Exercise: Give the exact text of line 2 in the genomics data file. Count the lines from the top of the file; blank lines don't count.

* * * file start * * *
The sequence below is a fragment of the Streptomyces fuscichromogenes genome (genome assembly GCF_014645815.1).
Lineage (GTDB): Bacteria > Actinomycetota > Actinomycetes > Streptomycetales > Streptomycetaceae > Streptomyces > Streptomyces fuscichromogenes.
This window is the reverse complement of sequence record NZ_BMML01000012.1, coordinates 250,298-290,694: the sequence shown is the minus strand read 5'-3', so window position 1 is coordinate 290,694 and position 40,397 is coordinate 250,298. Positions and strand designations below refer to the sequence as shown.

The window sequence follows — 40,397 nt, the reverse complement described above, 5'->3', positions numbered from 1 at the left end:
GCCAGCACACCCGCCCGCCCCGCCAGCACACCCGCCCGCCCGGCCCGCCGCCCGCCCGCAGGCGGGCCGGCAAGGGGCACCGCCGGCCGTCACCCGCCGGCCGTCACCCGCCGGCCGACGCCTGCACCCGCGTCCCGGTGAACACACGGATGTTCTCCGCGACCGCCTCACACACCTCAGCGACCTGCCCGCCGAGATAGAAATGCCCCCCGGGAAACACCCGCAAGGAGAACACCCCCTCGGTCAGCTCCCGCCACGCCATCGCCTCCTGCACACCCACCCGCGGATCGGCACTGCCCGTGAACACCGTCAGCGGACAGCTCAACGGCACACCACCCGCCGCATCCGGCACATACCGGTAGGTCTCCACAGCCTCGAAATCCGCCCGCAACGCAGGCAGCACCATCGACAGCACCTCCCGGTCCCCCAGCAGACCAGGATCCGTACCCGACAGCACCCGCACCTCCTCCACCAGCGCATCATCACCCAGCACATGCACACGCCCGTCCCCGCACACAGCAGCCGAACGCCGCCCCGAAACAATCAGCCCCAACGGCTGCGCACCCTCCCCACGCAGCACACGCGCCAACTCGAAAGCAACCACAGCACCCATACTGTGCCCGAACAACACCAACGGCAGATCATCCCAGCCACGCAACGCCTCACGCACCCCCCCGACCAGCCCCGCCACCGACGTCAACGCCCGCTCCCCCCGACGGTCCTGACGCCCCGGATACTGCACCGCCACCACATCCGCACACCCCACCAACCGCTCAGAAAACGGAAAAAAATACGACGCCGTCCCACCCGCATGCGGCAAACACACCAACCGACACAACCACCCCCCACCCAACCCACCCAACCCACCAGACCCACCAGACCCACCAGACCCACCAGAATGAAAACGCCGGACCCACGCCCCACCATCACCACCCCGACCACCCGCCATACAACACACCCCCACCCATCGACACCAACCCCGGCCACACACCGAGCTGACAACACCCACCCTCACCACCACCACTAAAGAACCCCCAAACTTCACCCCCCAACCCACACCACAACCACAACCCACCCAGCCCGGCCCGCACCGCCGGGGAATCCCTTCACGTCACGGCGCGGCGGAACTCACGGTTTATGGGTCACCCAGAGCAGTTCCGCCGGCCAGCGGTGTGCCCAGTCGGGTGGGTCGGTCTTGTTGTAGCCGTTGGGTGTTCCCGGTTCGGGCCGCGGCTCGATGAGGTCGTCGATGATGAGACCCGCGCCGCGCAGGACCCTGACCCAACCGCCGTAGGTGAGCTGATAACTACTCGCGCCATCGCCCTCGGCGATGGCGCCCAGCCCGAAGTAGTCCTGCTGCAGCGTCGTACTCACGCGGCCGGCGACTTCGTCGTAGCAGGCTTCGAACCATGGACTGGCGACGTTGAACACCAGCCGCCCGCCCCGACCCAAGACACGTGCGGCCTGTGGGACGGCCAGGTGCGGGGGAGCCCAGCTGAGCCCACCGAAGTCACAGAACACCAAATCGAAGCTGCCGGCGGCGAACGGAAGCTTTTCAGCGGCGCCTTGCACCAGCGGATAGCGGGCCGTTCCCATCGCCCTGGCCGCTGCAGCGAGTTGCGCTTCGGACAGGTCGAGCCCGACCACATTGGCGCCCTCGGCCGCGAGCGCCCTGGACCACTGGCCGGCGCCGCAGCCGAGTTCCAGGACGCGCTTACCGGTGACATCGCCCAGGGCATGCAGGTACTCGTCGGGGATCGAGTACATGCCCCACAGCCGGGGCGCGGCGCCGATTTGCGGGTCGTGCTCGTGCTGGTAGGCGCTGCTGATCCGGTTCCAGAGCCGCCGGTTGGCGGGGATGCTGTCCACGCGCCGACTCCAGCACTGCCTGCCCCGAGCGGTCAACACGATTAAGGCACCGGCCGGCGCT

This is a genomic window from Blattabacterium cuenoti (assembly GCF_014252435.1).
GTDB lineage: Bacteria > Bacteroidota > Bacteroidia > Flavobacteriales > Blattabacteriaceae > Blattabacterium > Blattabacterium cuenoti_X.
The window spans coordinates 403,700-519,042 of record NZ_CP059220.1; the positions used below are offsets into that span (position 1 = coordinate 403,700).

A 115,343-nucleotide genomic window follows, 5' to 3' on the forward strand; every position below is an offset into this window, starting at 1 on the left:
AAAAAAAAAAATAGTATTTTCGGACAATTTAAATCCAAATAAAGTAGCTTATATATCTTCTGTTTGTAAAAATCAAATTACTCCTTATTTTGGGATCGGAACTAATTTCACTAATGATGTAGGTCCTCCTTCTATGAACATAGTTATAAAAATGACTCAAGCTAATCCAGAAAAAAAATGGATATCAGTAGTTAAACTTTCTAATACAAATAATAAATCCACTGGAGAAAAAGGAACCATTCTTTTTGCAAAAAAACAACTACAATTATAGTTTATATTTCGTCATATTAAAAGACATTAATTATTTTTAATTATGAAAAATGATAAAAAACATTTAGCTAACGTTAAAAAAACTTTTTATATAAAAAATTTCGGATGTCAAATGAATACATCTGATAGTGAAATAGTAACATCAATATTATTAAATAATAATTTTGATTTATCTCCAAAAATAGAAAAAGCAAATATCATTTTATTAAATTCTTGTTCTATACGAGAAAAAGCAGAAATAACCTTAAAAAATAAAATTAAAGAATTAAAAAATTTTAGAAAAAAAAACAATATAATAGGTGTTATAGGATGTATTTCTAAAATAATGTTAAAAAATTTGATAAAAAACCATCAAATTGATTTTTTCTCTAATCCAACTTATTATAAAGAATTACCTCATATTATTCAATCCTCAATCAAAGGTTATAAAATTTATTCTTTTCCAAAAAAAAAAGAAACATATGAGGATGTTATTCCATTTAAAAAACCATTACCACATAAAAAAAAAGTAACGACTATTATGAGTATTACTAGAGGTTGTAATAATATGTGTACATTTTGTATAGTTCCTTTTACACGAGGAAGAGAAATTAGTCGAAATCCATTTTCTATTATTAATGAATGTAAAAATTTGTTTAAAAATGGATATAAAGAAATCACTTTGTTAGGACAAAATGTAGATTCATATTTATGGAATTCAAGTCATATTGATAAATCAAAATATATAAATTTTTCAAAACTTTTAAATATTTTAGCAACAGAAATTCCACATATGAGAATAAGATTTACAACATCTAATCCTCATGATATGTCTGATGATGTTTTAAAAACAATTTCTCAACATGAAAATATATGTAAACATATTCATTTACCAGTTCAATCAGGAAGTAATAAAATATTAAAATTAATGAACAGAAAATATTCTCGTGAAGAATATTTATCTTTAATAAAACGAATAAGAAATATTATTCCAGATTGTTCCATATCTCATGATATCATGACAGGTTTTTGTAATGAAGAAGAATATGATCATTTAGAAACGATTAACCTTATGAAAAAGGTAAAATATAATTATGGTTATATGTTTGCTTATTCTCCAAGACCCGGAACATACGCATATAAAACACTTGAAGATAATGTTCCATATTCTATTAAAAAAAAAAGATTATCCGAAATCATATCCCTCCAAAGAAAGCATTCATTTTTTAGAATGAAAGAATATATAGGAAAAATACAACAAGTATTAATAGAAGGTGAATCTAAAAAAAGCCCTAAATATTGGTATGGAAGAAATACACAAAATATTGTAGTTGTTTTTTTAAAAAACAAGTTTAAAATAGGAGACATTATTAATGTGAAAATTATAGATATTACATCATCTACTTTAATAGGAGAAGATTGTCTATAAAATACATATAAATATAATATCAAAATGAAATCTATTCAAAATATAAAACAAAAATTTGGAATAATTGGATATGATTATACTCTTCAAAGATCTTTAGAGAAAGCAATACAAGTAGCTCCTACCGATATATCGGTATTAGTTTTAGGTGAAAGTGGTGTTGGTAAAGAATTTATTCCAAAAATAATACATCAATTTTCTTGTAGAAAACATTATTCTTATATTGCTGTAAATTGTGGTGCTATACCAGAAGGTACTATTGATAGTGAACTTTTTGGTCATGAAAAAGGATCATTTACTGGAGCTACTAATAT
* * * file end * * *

Lineage (GTDB): Bacteria > Actinomycetota > Actinomycetes > Streptomycetales > Streptomycetaceae > Streptomyces > Streptomyces fuscichromogenes.